Another Pentecostal pastor arrested in Himachal Pradesh
Police arrested Rev Charlie John on charges of forced conversion aggravated by monetary inducement. For the president of the Global Council of Indian Christians, the “persecution of minority Christians must stop.”
New Delhi (AsiaNews) – Last Tuesday evening, police in Rampur, a city of Himachal Pradesh (northern India), arrested a Pentecostal clergyman, Rev Charlie John, on charges of forced conversion using money to induce people to convert.
The pastor was reportedly handing out Gospel booklets and Bibles in the village of Lalas when a group of extremists went up to him, ordering him to stop.
In addition to Rev John, two brothers, Vishal and Keval Ram were also arrested on charges of forced conversion. When questioned, they rejected the accusations, reiterating their innocence.
“I only offered the Bible, and I gave it to those who freely accept the Good News,” Rev John said. “If anyone refused, I didn’t insist. We did not convert anyone; I’m even willing to offer the Bible, which is God’s Word, even to the police.
“What we do is share the Good News with people, tell them about Jesus, without forcing anyone to convert. The accusations made against me are totally false; I have never offered money for the conversion of people “.
Sajan K. George, president of the Global Council of Indian Christians (GCIC), spoke to AsiaNews about the incident.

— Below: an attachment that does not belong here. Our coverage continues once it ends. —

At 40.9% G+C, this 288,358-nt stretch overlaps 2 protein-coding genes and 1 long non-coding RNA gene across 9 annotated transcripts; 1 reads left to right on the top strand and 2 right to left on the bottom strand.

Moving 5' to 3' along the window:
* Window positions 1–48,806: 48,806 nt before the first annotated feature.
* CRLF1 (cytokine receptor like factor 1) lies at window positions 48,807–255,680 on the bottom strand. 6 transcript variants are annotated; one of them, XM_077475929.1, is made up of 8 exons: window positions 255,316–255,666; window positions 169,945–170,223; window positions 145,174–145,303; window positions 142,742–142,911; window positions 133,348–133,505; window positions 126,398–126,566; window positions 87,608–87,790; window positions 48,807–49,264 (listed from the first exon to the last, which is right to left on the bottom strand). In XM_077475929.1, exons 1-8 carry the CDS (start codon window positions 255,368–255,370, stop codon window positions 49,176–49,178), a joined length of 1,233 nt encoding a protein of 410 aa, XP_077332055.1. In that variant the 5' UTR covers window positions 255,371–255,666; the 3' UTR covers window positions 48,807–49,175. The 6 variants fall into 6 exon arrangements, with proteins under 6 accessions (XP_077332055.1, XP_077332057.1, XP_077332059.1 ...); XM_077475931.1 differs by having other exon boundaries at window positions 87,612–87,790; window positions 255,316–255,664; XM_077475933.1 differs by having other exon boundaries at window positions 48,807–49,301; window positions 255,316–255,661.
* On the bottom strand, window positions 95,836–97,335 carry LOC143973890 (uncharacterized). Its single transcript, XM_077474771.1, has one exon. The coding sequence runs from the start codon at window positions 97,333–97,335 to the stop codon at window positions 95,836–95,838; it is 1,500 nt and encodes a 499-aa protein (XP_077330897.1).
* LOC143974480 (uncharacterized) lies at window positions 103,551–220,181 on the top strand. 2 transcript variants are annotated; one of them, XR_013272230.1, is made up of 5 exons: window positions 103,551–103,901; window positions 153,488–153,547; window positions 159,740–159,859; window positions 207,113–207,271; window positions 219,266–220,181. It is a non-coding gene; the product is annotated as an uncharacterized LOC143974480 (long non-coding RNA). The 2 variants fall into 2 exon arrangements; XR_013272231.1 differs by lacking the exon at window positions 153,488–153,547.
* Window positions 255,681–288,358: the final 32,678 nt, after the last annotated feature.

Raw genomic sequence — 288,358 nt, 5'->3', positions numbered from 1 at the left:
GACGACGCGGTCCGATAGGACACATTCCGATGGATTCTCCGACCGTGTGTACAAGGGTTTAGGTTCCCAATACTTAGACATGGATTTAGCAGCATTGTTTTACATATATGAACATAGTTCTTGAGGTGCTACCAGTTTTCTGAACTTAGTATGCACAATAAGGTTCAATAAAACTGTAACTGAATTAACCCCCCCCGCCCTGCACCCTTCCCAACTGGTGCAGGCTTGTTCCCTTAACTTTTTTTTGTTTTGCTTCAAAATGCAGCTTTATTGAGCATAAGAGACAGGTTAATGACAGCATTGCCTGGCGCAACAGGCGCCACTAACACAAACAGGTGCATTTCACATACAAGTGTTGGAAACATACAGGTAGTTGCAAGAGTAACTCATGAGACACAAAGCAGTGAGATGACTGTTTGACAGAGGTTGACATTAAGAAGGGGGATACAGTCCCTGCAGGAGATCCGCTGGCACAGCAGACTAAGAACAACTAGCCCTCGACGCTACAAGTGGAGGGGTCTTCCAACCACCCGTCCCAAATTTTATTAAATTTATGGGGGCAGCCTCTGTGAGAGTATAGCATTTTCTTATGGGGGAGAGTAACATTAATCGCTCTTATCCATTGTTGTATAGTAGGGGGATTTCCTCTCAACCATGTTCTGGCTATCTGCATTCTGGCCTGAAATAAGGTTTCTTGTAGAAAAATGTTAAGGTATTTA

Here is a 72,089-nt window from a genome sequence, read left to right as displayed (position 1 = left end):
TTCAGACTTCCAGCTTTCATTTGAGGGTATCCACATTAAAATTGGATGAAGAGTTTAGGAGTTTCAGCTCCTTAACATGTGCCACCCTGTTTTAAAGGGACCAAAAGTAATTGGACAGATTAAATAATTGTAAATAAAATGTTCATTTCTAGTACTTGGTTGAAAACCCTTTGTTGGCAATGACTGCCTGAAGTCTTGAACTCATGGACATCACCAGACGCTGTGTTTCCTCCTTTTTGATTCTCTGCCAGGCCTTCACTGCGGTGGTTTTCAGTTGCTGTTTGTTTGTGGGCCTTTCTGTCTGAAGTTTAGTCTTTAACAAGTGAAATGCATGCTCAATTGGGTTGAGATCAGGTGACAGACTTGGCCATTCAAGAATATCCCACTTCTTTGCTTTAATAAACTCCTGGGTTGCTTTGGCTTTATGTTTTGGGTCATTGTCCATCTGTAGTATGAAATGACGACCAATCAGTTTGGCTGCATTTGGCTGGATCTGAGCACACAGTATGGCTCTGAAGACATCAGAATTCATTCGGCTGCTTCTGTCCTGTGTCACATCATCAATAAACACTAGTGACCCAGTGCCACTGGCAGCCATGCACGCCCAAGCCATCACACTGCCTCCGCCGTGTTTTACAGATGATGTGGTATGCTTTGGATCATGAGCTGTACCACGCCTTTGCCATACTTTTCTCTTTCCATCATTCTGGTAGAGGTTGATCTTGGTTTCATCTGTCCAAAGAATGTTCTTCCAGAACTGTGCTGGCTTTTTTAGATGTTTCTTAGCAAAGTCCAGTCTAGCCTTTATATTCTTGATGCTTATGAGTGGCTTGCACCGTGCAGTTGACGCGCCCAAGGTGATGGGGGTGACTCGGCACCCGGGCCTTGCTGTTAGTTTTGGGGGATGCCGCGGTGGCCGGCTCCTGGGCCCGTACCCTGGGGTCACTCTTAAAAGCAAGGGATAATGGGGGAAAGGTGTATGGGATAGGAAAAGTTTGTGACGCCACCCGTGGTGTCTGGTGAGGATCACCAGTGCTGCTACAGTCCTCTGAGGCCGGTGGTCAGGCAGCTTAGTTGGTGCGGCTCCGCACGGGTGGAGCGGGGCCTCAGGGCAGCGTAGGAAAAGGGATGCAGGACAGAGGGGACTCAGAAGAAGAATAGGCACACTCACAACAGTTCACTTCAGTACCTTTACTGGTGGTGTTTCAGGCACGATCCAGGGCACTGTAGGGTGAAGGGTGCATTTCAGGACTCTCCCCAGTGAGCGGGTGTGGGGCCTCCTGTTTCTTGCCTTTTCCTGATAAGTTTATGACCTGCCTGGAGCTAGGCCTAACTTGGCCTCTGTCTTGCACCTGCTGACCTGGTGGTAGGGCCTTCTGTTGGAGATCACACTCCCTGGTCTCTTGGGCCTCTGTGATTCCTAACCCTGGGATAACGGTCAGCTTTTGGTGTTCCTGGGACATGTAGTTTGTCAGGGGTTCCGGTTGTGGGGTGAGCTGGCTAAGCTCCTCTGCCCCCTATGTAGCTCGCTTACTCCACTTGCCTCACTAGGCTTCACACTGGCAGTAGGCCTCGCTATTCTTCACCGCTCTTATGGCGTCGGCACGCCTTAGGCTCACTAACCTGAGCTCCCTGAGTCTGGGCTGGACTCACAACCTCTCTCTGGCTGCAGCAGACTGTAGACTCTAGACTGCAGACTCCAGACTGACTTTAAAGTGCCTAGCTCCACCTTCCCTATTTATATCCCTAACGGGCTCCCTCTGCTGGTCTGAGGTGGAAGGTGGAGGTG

“The GCIC strongly condemns the arrest of Pastor Charlie John, with baseless accusations of forced conversion just because he was distributing Gospel booklets and Bibles,” George said.
The law that regulates religious freedom in the Indian state, “the Freedom of Religion Bill of Himachal Pradesh, is used as an instrument to harass innocent Christians,” he explained.
“Article 25 of the Indian constitution guarantees religious freedom and Pastor Charlie has not breached any laws. The persecution of minority Christians must stop in secular India.”
Himachal Pradesh’s religious freedom law was amended in 2019; compared to the previous version (2006), it is tougher on forced conversion.
Section 3 reads: “No person shall convert or attempt to convert, either directly or otherwise, any other person from one religion to another by use of misrepresentation, force, undue influence, coercion, inducement or by any fraudulent means”.
Under the law, any violator could get up to five years in prison.